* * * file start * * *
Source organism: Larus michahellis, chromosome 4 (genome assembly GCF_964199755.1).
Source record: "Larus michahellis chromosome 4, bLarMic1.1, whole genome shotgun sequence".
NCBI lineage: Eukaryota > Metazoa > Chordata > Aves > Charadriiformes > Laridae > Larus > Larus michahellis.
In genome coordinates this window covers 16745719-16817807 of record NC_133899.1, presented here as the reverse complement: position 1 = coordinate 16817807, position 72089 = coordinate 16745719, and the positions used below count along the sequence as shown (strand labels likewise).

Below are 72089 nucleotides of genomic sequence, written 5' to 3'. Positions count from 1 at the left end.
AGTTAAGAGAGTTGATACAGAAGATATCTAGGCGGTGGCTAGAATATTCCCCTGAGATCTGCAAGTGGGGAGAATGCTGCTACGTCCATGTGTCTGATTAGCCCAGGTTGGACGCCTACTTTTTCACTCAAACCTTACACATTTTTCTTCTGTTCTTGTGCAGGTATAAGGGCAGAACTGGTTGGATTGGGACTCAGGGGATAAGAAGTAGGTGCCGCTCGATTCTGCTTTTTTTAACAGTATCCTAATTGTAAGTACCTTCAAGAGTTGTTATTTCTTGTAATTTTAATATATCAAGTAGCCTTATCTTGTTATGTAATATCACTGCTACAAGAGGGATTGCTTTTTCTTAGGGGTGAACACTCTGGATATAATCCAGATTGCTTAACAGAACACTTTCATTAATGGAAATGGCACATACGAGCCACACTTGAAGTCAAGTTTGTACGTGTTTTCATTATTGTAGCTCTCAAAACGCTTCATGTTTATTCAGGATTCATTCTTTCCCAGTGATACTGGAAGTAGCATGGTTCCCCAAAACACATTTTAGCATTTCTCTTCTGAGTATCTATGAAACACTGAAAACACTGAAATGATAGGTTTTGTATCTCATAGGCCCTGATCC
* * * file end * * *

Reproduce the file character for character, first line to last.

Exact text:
Source organism: Larus michahellis, chromosome 4 (genome assembly GCF_964199755.1).
Source record: "Larus michahellis chromosome 4, bLarMic1.1, whole genome shotgun sequence".
NCBI lineage: Eukaryota > Metazoa > Chordata > Aves > Charadriiformes > Laridae > Larus > Larus michahellis.
In genome coordinates this window covers 16745719-16817807 of record NC_133899.1, presented here as the reverse complement: position 1 = coordinate 16817807, position 72089 = coordinate 16745719, and the positions used below count along the sequence as shown (strand labels likewise).

Below are 72089 nucleotides of genomic sequence, written 5' to 3'. Positions count from 1 at the left end.
AGTTAAGAGAGTTGATACAGAAGATATCTAGGCGGTGGCTAGAATATTCCCCTGAGATCTGCAAGTGGGGAGAATGCTGCTACGTCCATGTGTCTGATTAGCCCAGGTTGGACGCCTACTTTTTCACTCAAACCTTACACATTTTTCTTCTGTTCTTGTGCAGGTATAAGGGCAGAACTGGTTGGATTGGGACTCAGGGGATAAGAAGTAGGTGCCGCTCGATTCTGCTTTTTTTAACAGTATCCTAATTGTAAGTACCTTCAAGAGTTGTTATTTCTTGTAATTTTAATATATCAAGTAGCCTTATCTTGTTATGTAATATCACTGCTACAAGAGGGATTGCTTTTTCTTAGGGGTGAACACTCTGGATATAATCCAGATTGCTTAACAGAACACTTTCATTAATGGAAATGGCACATACGAGCCACACTTGAAGTCAAGTTTGTACGTGTTTTCATTATTGTAGCTCTCAAAACGCTTCATGTTTATTCAGGATTCATTCTTTCCCAGTGATACTGGAAGTAGCATGGTTCCCCAAAACACATTTTAGCATTTCTCTTCTGAGTATCTATGAAACACTGAAAACACTGAAATGATAGGTTTTGTATCTCATAGGCCCTGATCC